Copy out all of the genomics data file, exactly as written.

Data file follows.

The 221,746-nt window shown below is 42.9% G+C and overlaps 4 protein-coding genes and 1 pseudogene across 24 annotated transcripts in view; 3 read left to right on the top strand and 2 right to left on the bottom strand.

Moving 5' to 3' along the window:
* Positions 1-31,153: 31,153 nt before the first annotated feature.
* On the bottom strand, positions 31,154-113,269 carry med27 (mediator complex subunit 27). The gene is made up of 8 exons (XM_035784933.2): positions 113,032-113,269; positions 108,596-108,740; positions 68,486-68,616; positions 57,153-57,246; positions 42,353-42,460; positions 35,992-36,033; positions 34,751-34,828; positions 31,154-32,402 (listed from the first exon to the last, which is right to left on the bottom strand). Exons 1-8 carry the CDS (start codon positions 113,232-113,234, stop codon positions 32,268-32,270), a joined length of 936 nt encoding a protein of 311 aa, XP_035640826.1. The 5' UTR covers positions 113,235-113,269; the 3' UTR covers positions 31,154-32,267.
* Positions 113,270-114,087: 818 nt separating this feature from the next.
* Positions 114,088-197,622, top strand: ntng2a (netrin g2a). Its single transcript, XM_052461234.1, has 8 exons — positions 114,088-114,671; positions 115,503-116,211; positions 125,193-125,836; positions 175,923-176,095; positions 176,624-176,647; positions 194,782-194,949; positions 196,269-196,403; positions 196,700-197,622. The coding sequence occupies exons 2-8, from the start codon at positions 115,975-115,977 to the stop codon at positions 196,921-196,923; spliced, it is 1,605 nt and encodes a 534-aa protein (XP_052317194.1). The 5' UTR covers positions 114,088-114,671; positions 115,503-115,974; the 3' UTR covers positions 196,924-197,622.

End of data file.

The 221,746-nt window shown below is 42.9% G+C and overlaps 4 protein-coding genes and 1 pseudogene across 24 annotated transcripts in view; 3 read left to right on the top strand and 2 right to left on the bottom strand.

Moving 5' to 3' along the window:
* Positions 1-31,153: 31,153 nt before the first annotated feature.
* On the bottom strand, positions 31,154-113,269 carry med27 (mediator complex subunit 27). The gene is made up of 8 exons (XM_035784933.2): positions 113,032-113,269; positions 108,596-108,740; positions 68,486-68,616; positions 57,153-57,246; positions 42,353-42,460; positions 35,992-36,033; positions 34,751-34,828; positions 31,154-32,402 (listed from the first exon to the last, which is right to left on the bottom strand). Exons 1-8 carry the CDS (start codon positions 113,232-113,234, stop codon positions 32,268-32,270), a joined length of 936 nt encoding a protein of 311 aa, XP_035640826.1. The 5' UTR covers positions 113,235-113,269; the 3' UTR covers positions 31,154-32,267.
* Positions 113,270-114,087: 818 nt separating this feature from the next.
* Positions 114,088-197,622, top strand: ntng2a (netrin g2a). Its single transcript, XM_052461234.1, has 8 exons — positions 114,088-114,671; positions 115,503-116,211; positions 125,193-125,836; positions 175,923-176,095; positions 176,624-176,647; positions 194,782-194,949; positions 196,269-196,403; positions 196,700-197,622. The coding sequence occupies exons 2-8, from the start codon at positions 115,975-115,977 to the stop codon at positions 196,921-196,923; spliced, it is 1,605 nt and encodes a 534-aa protein (XP_052317194.1). The 5' UTR covers positions 114,088-114,671; positions 115,503-115,974; the 3' UTR covers positions 196,924-197,622.